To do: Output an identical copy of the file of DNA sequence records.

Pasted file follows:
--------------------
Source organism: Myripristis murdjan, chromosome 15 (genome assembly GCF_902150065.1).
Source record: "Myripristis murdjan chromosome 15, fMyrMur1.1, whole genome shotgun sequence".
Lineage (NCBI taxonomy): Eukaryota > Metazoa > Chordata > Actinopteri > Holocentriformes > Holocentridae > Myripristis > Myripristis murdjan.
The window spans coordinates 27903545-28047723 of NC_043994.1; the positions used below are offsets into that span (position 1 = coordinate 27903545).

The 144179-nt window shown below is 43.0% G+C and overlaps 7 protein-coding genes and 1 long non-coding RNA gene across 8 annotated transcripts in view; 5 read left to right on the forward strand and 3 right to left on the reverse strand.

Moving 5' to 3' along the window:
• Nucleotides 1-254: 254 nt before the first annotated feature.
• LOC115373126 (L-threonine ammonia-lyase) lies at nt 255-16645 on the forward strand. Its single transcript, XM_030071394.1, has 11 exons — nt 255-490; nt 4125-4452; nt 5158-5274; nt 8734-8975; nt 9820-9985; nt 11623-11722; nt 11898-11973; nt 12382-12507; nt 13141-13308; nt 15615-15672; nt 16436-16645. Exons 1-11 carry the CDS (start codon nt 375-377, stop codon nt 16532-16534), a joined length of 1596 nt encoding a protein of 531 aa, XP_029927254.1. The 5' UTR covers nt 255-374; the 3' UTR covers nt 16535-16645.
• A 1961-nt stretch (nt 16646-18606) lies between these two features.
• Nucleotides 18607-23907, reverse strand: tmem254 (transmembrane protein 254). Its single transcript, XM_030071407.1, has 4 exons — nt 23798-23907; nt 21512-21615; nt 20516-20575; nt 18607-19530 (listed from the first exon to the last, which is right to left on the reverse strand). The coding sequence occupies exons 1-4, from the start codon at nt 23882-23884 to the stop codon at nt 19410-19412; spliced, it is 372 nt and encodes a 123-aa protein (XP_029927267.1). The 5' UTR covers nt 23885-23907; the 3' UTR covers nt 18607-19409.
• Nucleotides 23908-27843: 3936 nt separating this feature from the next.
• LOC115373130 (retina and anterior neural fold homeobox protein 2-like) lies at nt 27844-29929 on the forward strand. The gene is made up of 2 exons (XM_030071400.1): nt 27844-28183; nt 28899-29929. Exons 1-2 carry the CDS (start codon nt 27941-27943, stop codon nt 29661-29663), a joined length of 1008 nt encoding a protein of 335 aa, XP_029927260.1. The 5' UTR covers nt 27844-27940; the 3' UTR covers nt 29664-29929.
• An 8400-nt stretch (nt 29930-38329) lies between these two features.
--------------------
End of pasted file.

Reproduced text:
Source organism: Myripristis murdjan, chromosome 15 (genome assembly GCF_902150065.1).
Source record: "Myripristis murdjan chromosome 15, fMyrMur1.1, whole genome shotgun sequence".
Lineage (NCBI taxonomy): Eukaryota > Metazoa > Chordata > Actinopteri > Holocentriformes > Holocentridae > Myripristis > Myripristis murdjan.
The window spans coordinates 27903545-28047723 of NC_043994.1; the positions used below are offsets into that span (position 1 = coordinate 27903545).

The 144179-nt window shown below is 43.0% G+C and overlaps 7 protein-coding genes and 1 long non-coding RNA gene across 8 annotated transcripts in view; 5 read left to right on the forward strand and 3 right to left on the reverse strand.

Moving 5' to 3' along the window:
• Nucleotides 1-254: 254 nt before the first annotated feature.
• LOC115373126 (L-threonine ammonia-lyase) lies at nt 255-16645 on the forward strand. Its single transcript, XM_030071394.1, has 11 exons — nt 255-490; nt 4125-4452; nt 5158-5274; nt 8734-8975; nt 9820-9985; nt 11623-11722; nt 11898-11973; nt 12382-12507; nt 13141-13308; nt 15615-15672; nt 16436-16645. Exons 1-11 carry the CDS (start codon nt 375-377, stop codon nt 16532-16534), a joined length of 1596 nt encoding a protein of 531 aa, XP_029927254.1. The 5' UTR covers nt 255-374; the 3' UTR covers nt 16535-16645.
• A 1961-nt stretch (nt 16646-18606) lies between these two features.
• Nucleotides 18607-23907, reverse strand: tmem254 (transmembrane protein 254). Its single transcript, XM_030071407.1, has 4 exons — nt 23798-23907; nt 21512-21615; nt 20516-20575; nt 18607-19530 (listed from the first exon to the last, which is right to left on the reverse strand). The coding sequence occupies exons 1-4, from the start codon at nt 23882-23884 to the stop codon at nt 19410-19412; spliced, it is 372 nt and encodes a 123-aa protein (XP_029927267.1). The 5' UTR covers nt 23885-23907; the 3' UTR covers nt 18607-19409.
• Nucleotides 23908-27843: 3936 nt separating this feature from the next.
• LOC115373130 (retina and anterior neural fold homeobox protein 2-like) lies at nt 27844-29929 on the forward strand. The gene is made up of 2 exons (XM_030071400.1): nt 27844-28183; nt 28899-29929. Exons 1-2 carry the CDS (start codon nt 27941-27943, stop codon nt 29661-29663), a joined length of 1008 nt encoding a protein of 335 aa, XP_029927260.1. The 5' UTR covers nt 27844-27940; the 3' UTR covers nt 29664-29929.
• An 8400-nt stretch (nt 29930-38329) lies between these two features.